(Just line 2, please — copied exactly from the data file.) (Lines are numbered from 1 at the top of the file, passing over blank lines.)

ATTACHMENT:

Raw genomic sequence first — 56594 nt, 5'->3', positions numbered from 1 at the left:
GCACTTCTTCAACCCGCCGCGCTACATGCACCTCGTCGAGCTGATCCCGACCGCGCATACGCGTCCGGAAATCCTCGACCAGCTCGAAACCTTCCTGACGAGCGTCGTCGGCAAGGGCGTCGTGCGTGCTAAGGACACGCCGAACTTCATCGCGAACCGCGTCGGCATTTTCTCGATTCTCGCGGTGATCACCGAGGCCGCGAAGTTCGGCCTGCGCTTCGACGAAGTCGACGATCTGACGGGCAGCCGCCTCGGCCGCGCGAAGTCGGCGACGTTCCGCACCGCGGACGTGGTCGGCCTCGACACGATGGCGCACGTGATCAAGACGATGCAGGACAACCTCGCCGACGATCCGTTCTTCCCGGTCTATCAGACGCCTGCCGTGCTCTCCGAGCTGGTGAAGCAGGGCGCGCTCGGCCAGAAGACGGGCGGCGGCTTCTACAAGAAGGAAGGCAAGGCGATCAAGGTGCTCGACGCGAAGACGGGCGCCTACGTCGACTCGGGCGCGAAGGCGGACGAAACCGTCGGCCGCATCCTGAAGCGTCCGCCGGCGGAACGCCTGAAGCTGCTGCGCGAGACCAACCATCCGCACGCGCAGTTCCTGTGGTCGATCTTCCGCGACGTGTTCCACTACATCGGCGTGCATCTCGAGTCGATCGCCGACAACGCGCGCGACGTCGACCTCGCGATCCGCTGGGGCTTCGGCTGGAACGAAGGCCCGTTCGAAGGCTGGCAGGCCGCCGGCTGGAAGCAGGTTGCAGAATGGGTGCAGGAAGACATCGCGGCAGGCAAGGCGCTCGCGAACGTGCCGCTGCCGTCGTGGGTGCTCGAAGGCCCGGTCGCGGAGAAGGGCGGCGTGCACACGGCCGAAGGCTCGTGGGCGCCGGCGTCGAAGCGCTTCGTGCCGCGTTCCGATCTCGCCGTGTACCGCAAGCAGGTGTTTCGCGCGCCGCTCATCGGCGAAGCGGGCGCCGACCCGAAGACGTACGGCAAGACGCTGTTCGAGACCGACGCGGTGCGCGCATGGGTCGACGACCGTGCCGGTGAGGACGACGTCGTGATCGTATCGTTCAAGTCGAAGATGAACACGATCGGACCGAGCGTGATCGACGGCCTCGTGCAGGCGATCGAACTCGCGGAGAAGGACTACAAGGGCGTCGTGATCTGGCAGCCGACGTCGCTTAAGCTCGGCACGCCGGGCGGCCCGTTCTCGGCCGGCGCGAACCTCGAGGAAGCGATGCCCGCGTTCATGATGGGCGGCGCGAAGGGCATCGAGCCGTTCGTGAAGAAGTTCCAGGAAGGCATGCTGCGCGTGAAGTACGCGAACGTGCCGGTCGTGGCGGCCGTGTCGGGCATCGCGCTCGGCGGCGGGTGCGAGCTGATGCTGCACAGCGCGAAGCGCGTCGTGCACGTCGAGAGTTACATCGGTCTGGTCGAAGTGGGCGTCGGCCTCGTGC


GCACTTCTTCAACCCGCCGCGCTACATGCACCTCGTCGAGCTGATCCCGACCGCGCATACGCGTCCGGAAATCCTCGACCAGCTCGAAACCTTCCTGACGAGCGTCGTCGGCAAGGGCGTCGTGCGTGCTAAGGACACGCCGAACTTCATCGCGAACCGCGTCGGCATTTTCTCGATTCTCGCGGTGATCACCGAGGCCGCGAAGTTCGGCCTGCGCTTCGACGAAGTCGACGATCTGACGGGCAGCCGCCTCGGCCGCGCGAAGTCGGCGACGTTCCGCACCGCGGACGTGGTCGGCCTCGACACGATGGCGCACGTGATCAAGACGATGCAGGACAACCTCGCCGACGATCCGTTCTTCCCGGTCTATCAGACGCCTGCCGTGCTCTCCGAGCTGGTGAAGCAGGGCGCGCTCGGCCAGAAGACGGGCGGCGGCTTCTACAAGAAGGAAGGCAAGGCGATCAAGGTGCTCGACGCGAAGACGGGCGCCTACGTCGACTCGGGCGCGAAGGCGGACGAAACCGTCGGCCGCATCCTGAAGCGTCCGCCGGCGGAACGCCTGAAGCTGCTGCGCGAGACCAACCATCCGCACGCGCAGTTCCTGTGGTCGATCTTCCGCGACGTGTTCCACTACATCGGCGTGCATCTCGAGTCGATCGCCGACAACGCGCGCGACGTCGACCTCGCGATCCGCTGGGGCTTCGGCTGGAACGAAGGCCCGTTCGAAGGCTGGCAGGCCGCCGGCTGGAAGCAGGTTGCAGAATGGGTGCAGGAAGACATCGCGGCAGGCAAGGCGCTCGCGAACGTGCCGCTGCCGTCGTGGGTGCTCGAAGGCCCGGTCGCGGAGAAGGGCGGCGTGCACACGGCCGAAGGCTCGTGGGCGCCGGCGTCGAAGCGCTTCGTGCCGCGTTCCGATCTCGCCGTGTACCGCAAGCAGGTGTTTCGCGCGCCGCTCATCGGCGAAGCGGGCGCCGACCCGAAGACGTACGGCAAGACGCTGTTCGAGACCGACGCGGTGCGCGCATGGGTCGACGACCGTGCCGGTGAGGACGACGTCGTGATCGTATCGTTCAAGTCGAAGATGAACACGATCGGACCGAGCGTGATCGACGGCCTCGTGCAGGCGATCGAACTCGCGGAGAAGGACTACAAGGGCGTCGTGATCTGGCAGCCGACGTCGCTTAAGCTCGGCACGCCGGGCGGCCCGTTCTCGGCCGGCGCGAACCTCGAGGAAGCGATGCCCGCGTTCATGATGGGCGGCGCGAAGGGCATCGAGCCGTTCGTGAAGAAGTTCCAGGAAGGCATGCTGCGCGTGAAGTACGCGAACGTGCCGGTCGTGGCGGCCGTGTCGGGCATCGCGCTCGGCGGCGGGTGCGAGCTGATGCTGCACAGCGCGAAGCGCGTCGTGCACGTCGAGAGTTACATCGGTCTGGTCGAAGTGGGCGTCGGCCTCGTGC